Moving from outside the pulpit to the inside. 2 Timothy 4:2 lays it out as plainly as possible, “Preach the word; be prepared in season and out of season; correct, rebuke and encourage- with great patience and careful instruction.” We must have a desire to continue to read and study the Word of God, always looking to help guide our congregations, no matter the season. The pastor or elder (synonyms) is required to be an apologist, always ready to give an answer and a defense. Acts 20:28, “Keep watch over yourself and all of the flock of which the Holy Spirit has made you overseers. Be shepherds of the church of God, which he bought with His own blood.” A man of God must be protective of the sheep, driving away the wolves, yet gentle enough to help and encourage those in his congregation. The Church is facing attacks from every level, but the hardest to subdue come from inside. Whether it is weak or lukewarm theology being taught, or outright heresy, the church faces difficulties when the pastor is lacking in any area. Which is why, the descriptions from 1 Timothy 3 are crucial, so that the pastor is above reproach and doesn’t allow for heresy to arise or be preached from their pulpit.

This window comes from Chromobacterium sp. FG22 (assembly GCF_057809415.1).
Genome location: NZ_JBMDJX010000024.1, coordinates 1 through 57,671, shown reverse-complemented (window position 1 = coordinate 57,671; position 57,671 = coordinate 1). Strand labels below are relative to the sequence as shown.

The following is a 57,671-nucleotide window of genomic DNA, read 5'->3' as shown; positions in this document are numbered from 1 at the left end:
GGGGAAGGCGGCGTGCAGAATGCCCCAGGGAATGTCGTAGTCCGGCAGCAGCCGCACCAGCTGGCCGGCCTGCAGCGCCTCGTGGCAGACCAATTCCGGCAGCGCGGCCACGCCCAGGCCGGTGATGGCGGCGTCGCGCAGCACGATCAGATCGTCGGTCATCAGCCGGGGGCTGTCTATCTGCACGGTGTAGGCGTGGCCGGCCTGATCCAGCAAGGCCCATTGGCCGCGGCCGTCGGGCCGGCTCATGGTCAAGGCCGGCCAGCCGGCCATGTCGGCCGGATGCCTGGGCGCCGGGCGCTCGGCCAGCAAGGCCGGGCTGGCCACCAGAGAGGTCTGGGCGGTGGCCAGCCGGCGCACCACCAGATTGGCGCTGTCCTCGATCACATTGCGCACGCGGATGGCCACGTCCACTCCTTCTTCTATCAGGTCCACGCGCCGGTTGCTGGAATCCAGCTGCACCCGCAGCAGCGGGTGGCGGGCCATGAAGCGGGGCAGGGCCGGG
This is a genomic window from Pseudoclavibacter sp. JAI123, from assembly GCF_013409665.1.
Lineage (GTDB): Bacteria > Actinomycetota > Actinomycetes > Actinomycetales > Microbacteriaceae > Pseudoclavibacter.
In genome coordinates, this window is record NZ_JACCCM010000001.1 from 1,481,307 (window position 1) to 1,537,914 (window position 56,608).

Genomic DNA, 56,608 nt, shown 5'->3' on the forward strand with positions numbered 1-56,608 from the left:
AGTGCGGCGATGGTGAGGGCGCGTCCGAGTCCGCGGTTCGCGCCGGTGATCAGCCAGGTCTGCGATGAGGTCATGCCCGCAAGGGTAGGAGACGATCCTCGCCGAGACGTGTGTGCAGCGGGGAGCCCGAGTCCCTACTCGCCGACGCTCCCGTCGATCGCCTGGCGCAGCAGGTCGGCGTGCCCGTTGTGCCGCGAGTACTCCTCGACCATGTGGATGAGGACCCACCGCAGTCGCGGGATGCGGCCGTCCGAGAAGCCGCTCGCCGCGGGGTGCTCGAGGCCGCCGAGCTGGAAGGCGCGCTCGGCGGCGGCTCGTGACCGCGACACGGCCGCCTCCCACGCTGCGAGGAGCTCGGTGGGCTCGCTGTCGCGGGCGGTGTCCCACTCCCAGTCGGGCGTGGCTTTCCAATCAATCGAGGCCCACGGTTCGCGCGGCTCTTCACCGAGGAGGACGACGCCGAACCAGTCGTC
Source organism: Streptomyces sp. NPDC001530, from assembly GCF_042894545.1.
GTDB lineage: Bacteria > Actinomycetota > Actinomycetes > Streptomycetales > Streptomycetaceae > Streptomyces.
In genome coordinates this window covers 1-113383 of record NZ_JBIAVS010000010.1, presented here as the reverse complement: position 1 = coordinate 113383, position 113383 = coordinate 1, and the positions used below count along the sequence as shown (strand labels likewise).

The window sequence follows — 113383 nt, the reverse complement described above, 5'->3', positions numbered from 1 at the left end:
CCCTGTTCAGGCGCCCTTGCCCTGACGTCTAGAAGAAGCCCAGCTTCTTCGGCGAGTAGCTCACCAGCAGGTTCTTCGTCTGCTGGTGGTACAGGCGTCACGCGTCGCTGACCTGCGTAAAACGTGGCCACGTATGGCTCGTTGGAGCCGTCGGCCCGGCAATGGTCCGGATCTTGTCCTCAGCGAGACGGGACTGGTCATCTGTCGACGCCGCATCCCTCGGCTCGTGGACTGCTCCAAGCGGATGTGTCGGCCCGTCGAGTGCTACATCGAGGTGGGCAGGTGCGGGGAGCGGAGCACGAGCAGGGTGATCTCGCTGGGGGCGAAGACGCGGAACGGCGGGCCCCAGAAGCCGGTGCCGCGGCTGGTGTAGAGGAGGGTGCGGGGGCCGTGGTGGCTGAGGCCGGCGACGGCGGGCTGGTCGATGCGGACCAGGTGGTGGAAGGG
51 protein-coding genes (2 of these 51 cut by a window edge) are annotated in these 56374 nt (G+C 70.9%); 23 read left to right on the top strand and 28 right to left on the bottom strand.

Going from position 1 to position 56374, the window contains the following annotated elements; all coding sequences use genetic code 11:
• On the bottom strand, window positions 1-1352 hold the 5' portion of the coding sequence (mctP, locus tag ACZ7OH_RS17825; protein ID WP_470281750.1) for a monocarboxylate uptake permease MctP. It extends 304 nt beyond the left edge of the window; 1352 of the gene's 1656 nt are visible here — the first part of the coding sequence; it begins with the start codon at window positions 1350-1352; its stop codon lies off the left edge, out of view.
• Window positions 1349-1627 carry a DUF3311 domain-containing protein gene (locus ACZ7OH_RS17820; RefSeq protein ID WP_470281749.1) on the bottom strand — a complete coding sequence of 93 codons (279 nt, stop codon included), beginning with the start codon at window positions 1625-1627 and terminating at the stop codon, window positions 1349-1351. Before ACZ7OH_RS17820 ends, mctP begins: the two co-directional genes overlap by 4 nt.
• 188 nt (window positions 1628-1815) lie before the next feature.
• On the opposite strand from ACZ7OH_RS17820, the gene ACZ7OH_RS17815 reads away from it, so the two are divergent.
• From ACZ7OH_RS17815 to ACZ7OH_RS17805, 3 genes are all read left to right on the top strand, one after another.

So where do we go from here? We’ve looked at the circus acts that are plaguing American churches and read through the requirements of the office of pastor. Seminaries will unfortunately continue to allow anyone who can pay in, but churches themselves need to stand firm in discerning who they hire. James 3:1 says it best; Not many of you should become teachers, my fellow believers, because you know that we who teach will be judged more strictly.” We have a high calling, and thus should be able to meet the requirements before performing these roles. The role of pastor isn’t for everyone either. We must spend countless hours in prayer before discerning this task. If you desire to become a pastor because of the lavish lifestyles you see on TBN, then you are not teaching for the sake of Christ, but for the sake of your wallet.

Written by Alex Zenk, @reformed_lifestyle


1 thought on “The Weight of the Pulpit

Leave a Reply

Fill in your details below or click an icon to log in: Logo

You are commenting using your account. Log Out /  Change )

Google photo

You are commenting using your Google account. Log Out /  Change )

Twitter picture

You are commenting using your Twitter account. Log Out /  Change )

Facebook photo

You are commenting using your Facebook account. Log Out /  Change )

Connecting to %s

%d bloggers like this:
search previous next tag category expand menu location phone mail time cart zoom edit close